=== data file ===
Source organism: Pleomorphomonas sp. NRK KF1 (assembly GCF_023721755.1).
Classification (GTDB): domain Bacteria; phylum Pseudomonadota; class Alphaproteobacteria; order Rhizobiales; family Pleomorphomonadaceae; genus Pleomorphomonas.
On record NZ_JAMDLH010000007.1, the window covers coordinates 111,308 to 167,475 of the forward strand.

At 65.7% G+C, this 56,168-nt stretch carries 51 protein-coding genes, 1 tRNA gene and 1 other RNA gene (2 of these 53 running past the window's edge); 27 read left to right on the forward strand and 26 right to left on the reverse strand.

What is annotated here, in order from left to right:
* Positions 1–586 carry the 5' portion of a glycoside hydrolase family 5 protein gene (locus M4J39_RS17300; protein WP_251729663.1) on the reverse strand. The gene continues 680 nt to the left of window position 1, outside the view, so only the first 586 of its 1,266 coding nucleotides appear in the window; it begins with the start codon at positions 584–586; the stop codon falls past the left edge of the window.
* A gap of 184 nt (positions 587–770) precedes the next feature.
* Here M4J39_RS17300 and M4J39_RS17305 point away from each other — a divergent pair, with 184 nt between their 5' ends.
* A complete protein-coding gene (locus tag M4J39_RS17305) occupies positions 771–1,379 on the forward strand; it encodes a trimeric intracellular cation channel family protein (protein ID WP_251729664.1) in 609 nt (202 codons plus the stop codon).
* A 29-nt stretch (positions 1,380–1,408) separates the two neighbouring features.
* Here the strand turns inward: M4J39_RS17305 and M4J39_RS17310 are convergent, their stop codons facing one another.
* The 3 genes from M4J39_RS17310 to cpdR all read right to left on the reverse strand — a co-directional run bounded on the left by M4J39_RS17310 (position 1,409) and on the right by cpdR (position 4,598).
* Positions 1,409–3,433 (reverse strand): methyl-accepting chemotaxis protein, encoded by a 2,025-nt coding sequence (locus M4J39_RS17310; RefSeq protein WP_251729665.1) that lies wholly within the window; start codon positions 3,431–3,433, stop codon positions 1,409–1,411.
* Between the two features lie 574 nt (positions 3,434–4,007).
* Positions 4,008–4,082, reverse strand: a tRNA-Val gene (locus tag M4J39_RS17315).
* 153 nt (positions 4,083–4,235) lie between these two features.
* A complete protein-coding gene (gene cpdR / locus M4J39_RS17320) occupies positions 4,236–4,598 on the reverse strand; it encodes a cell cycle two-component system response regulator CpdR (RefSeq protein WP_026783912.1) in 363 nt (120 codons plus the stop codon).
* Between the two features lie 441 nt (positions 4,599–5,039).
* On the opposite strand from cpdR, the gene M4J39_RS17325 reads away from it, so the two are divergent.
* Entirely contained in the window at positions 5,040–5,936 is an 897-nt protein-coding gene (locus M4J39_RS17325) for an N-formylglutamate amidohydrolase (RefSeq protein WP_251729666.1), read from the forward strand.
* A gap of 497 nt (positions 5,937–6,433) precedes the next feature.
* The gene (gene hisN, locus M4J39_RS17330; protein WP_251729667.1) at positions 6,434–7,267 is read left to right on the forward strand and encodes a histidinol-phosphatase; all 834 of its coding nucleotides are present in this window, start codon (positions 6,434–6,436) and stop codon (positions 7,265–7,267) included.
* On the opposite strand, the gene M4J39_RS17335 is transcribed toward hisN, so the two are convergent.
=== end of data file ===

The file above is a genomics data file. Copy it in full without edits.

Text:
Source organism: Pleomorphomonas sp. NRK KF1 (assembly GCF_023721755.1).
Classification (GTDB): domain Bacteria; phylum Pseudomonadota; class Alphaproteobacteria; order Rhizobiales; family Pleomorphomonadaceae; genus Pleomorphomonas.
On record NZ_JAMDLH010000007.1, the window covers coordinates 111,308 to 167,475 of the forward strand.

At 65.7% G+C, this 56,168-nt stretch carries 51 protein-coding genes, 1 tRNA gene and 1 other RNA gene (2 of these 53 running past the window's edge); 27 read left to right on the forward strand and 26 right to left on the reverse strand.

What is annotated here, in order from left to right:
* Positions 1–586 carry the 5' portion of a glycoside hydrolase family 5 protein gene (locus M4J39_RS17300; protein WP_251729663.1) on the reverse strand. The gene continues 680 nt to the left of window position 1, outside the view, so only the first 586 of its 1,266 coding nucleotides appear in the window; it begins with the start codon at positions 584–586; the stop codon falls past the left edge of the window.
* A gap of 184 nt (positions 587–770) precedes the next feature.
* Here M4J39_RS17300 and M4J39_RS17305 point away from each other — a divergent pair, with 184 nt between their 5' ends.
* A complete protein-coding gene (locus tag M4J39_RS17305) occupies positions 771–1,379 on the forward strand; it encodes a trimeric intracellular cation channel family protein (protein ID WP_251729664.1) in 609 nt (202 codons plus the stop codon).
* A 29-nt stretch (positions 1,380–1,408) separates the two neighbouring features.
* Here the strand turns inward: M4J39_RS17305 and M4J39_RS17310 are convergent, their stop codons facing one another.
* The 3 genes from M4J39_RS17310 to cpdR all read right to left on the reverse strand — a co-directional run bounded on the left by M4J39_RS17310 (position 1,409) and on the right by cpdR (position 4,598).
* Positions 1,409–3,433 (reverse strand): methyl-accepting chemotaxis protein, encoded by a 2,025-nt coding sequence (locus M4J39_RS17310; RefSeq protein WP_251729665.1) that lies wholly within the window; start codon positions 3,431–3,433, stop codon positions 1,409–1,411.
* Between the two features lie 574 nt (positions 3,434–4,007).
* Positions 4,008–4,082, reverse strand: a tRNA-Val gene (locus tag M4J39_RS17315).
* 153 nt (positions 4,083–4,235) lie between these two features.
* A complete protein-coding gene (gene cpdR / locus M4J39_RS17320) occupies positions 4,236–4,598 on the reverse strand; it encodes a cell cycle two-component system response regulator CpdR (RefSeq protein WP_026783912.1) in 363 nt (120 codons plus the stop codon).
* Between the two features lie 441 nt (positions 4,599–5,039).
* On the opposite strand from cpdR, the gene M4J39_RS17325 reads away from it, so the two are divergent.
* Entirely contained in the window at positions 5,040–5,936 is an 897-nt protein-coding gene (locus M4J39_RS17325) for an N-formylglutamate amidohydrolase (RefSeq protein WP_251729666.1), read from the forward strand.
* A gap of 497 nt (positions 5,937–6,433) precedes the next feature.
* The gene (gene hisN, locus M4J39_RS17330; protein WP_251729667.1) at positions 6,434–7,267 is read left to right on the forward strand and encodes a histidinol-phosphatase; all 834 of its coding nucleotides are present in this window, start codon (positions 6,434–6,436) and stop codon (positions 7,265–7,267) included.
* On the opposite strand, the gene M4J39_RS17335 is transcribed toward hisN, so the two are convergent.